5 Unique Additive Manufacturing Applications
What if members of the armed forces could print safer weapons for use in the field? Imagine automakers using 3-D printing to produce variations of the same car while addressing different customers’ unique performance, comfort, and aesthetic preferences. While neither is quite a reality, some of the latest developments in additive manufacturing technology are expanding its applications and could become far more widespread across diverse industries. Learn what manufacturers can do with 3-D printing today.
Additive manufacturing could help members of the military more precisely manipulate explosives’ internal structures to prevent accidental detonation or denotation failure. The technology enables the otherwise extremely difficult manipulation of micro-sized or nano-level layers or mixtures of explosive materials during manufacturing to produce more stable and easy-to-control weapons. The U.S. military is also researching the use of 3-D-printed explosives to create weapons on demand in conflict zones, allowing them to increase safety while avoiding shipping delays as well as unnecessary oversupply.
2. Prosthetics and medical devices
Rather than rely on slow manual modeling, prosthetics and medical device designers are also beginning to use 3-D printing to speed up prototyping, quickly producing models for doctors to review. Thanks to the technology, biomedical engineers can now design more personalized artificial body parts for preclinical tests based on accurate MRI scans and measurements of patients’ internal organs and physical structures. Also, addictive manufacturing is gradually proving to be the most financially viable way to make high-value medical parts for clinical trials and preliminary releases. The technology is steadily advancing toward more functional and viable biomedical part manufacturing.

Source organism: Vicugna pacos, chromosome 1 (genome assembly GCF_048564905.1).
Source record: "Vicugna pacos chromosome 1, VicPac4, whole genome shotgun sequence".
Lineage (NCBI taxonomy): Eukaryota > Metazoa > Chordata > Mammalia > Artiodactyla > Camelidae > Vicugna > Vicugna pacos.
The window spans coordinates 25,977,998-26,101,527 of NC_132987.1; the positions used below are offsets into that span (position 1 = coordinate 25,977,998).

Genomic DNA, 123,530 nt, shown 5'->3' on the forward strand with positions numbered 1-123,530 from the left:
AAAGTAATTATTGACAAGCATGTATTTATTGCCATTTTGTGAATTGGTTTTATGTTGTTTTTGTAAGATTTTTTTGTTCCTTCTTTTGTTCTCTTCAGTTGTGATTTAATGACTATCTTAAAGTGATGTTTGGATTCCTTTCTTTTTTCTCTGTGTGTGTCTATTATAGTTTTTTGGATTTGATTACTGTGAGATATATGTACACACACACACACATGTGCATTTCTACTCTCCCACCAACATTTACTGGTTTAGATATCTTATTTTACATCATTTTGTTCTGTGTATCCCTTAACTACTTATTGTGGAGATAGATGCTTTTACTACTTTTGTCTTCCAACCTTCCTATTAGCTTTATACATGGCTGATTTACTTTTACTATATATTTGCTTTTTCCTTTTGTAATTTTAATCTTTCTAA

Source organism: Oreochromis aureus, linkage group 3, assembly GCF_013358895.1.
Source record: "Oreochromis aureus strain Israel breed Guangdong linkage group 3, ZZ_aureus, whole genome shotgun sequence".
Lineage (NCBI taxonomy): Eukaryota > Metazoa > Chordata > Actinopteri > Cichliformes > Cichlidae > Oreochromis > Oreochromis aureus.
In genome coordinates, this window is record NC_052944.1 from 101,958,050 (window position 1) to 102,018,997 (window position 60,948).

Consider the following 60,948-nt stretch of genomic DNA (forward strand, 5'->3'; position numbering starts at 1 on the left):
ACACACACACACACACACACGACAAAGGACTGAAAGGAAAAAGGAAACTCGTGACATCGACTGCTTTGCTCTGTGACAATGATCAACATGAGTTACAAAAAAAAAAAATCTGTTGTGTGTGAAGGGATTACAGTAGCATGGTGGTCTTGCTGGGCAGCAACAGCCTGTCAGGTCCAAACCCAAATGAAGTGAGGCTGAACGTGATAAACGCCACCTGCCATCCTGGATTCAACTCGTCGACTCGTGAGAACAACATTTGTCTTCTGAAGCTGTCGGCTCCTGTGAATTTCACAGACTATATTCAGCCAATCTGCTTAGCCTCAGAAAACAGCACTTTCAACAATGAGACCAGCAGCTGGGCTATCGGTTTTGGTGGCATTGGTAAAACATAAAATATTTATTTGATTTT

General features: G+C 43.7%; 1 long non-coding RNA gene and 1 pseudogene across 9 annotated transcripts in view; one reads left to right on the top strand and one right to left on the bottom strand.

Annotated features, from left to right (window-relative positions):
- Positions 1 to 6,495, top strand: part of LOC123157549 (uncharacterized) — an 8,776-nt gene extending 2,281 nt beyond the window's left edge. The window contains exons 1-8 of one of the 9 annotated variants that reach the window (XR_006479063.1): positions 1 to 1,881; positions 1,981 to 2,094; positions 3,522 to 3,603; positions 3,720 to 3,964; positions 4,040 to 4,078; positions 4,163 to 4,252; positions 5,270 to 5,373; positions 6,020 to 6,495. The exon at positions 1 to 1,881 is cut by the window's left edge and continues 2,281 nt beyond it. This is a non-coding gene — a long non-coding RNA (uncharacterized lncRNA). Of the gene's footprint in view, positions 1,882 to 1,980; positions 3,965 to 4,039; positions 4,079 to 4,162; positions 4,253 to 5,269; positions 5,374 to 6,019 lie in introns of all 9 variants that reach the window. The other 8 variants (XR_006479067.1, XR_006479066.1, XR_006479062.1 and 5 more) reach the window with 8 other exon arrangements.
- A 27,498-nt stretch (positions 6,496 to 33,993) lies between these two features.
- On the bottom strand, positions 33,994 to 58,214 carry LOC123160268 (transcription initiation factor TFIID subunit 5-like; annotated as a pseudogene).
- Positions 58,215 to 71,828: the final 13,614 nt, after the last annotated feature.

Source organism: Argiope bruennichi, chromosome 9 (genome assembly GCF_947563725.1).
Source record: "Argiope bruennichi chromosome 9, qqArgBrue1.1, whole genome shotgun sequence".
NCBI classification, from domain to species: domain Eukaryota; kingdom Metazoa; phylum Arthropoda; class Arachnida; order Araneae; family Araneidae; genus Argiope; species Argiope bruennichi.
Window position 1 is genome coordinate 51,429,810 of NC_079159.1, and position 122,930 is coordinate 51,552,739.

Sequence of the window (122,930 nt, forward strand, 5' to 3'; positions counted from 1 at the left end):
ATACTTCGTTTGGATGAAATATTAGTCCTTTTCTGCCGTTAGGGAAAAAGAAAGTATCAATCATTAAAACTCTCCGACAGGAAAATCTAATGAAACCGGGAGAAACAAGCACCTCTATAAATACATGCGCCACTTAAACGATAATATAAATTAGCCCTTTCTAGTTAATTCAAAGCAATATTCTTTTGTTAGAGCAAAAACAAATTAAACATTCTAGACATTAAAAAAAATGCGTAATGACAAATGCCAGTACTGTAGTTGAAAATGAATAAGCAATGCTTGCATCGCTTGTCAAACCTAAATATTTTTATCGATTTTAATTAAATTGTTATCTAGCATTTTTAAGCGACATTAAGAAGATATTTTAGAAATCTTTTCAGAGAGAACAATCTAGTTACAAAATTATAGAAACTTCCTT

3. Homes, offices, and buildings
Due to capacity for large-scale manufacturing, 3-D printing is becoming more and more useful in megastructure construction, including bridges, houses, and offices in various parts of the world. The technology is very versatile, allowing prospective owners to build custom properties from the ground up. In the future, additive manufacturing may have an essential role in rapidly constructing small housing units to provide convenient on-demand shelter for disaster relief and for those in developing countries.
Automakers are also using additive manufacturing to produce vehicles. This is the case in China where manufacturers plan to introduce the world’s first 3-D-printed car in 2019. While not yet available on the market, potential buyers may directly contact the vehicle manufacturer to place their orders. Still, they may have to wait longer before they can order customized 3-D-printed cars.
5. Cosmetics and fashion
Additive manufacturing is growing far beyond industrial applications. In fact, it’s slowly gaining momentum in the fashion and cosmetics industry, especially in prototyping. While the technology is not yet ready for the large-scale profitable production of clothing and beauty products, it may form the basis for various brands to customize products according to specific on-demand consumer requirements in the future.
Today, additive manufacturing presents exciting possibilities for future advancement. While not all products are consumer-ready, you may soon see them on store shelves — or on the road.